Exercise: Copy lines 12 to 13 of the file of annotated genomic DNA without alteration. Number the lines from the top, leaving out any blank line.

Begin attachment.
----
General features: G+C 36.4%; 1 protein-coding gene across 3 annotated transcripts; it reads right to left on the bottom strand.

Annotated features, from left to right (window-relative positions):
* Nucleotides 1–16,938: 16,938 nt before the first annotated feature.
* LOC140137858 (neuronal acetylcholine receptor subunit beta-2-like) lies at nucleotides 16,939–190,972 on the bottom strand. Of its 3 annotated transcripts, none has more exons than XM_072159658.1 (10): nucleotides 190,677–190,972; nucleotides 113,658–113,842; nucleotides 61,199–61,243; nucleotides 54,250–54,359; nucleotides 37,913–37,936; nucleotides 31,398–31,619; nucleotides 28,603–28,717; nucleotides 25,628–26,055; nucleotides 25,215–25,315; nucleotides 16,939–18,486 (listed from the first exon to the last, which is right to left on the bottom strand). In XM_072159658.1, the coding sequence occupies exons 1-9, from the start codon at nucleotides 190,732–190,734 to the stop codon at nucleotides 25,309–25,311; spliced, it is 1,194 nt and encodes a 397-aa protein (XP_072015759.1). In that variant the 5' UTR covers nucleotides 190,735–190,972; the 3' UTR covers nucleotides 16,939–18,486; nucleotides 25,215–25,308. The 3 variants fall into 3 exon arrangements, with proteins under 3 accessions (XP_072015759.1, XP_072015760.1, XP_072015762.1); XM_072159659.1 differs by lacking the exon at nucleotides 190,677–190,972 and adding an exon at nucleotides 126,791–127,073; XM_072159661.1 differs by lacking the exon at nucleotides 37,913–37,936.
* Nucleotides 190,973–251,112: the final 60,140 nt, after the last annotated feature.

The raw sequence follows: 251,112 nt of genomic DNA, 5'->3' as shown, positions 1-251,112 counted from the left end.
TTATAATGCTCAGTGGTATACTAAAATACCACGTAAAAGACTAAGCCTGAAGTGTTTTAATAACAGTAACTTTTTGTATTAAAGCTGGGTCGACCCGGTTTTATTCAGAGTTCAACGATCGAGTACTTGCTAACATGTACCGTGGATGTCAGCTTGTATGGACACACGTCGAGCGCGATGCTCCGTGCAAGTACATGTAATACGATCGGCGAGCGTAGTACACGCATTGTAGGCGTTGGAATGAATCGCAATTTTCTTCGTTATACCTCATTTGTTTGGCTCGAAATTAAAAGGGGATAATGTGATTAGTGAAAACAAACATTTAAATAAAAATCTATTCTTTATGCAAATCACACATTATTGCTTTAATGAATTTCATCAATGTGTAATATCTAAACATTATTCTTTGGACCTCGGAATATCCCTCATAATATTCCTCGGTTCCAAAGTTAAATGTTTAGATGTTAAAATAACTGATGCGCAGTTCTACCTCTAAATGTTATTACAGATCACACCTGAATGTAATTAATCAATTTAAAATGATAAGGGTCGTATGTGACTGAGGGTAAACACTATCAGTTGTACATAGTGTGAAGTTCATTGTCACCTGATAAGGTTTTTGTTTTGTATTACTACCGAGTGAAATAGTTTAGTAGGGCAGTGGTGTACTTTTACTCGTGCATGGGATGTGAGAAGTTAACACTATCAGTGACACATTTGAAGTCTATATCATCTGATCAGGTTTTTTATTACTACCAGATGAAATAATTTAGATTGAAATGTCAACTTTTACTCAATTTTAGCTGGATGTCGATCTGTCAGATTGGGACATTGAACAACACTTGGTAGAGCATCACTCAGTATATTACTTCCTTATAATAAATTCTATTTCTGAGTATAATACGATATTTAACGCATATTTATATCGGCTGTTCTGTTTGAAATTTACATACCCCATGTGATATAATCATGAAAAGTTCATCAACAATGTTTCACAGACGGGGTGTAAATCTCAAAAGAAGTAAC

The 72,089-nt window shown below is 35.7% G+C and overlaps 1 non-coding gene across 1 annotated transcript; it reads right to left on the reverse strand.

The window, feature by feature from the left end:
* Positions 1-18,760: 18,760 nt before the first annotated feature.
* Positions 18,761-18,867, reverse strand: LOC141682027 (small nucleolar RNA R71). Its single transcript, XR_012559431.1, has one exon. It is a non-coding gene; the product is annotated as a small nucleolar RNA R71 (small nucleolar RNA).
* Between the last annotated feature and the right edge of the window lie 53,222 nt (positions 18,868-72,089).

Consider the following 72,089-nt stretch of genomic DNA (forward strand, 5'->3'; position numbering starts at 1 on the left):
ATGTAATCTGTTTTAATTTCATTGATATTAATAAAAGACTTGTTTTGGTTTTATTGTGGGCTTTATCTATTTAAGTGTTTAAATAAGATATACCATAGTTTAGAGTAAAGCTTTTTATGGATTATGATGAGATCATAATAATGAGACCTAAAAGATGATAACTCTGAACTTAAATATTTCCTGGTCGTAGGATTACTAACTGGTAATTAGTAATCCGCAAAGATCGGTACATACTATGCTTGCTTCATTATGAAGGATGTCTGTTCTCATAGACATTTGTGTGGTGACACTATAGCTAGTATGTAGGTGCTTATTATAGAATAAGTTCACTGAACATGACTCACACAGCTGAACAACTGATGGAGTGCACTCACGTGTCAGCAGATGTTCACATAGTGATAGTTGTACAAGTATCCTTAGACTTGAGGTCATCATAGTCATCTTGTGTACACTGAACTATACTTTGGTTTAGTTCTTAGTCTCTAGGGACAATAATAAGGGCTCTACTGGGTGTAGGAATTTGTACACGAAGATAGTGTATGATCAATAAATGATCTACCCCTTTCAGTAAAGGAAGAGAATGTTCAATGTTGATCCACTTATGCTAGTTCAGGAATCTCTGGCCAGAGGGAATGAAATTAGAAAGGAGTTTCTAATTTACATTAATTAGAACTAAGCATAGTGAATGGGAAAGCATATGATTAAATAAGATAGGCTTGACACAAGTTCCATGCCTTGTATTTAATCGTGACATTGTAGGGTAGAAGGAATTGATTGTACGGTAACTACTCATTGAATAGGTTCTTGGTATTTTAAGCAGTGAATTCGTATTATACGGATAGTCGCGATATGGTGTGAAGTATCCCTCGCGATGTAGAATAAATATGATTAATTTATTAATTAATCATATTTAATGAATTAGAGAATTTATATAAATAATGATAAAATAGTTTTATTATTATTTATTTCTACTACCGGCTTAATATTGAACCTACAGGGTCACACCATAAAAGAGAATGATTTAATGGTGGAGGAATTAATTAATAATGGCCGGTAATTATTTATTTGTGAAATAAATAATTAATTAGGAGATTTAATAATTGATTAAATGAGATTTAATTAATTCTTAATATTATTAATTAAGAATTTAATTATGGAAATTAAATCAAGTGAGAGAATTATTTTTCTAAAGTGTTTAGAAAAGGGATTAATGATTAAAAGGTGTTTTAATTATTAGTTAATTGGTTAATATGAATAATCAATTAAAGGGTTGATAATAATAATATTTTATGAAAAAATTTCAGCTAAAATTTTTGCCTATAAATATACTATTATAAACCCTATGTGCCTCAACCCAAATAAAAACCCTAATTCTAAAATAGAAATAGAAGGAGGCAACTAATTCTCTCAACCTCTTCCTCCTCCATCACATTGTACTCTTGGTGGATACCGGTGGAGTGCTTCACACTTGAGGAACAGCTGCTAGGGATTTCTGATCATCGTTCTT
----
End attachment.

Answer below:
* Between the last annotated feature and the right edge of the window lie 53,222 nt (positions 18,868-72,089).

Consider the following 72,089-nt stretch of genomic DNA (forward strand, 5'->3'; position numbering starts at 1 on the left):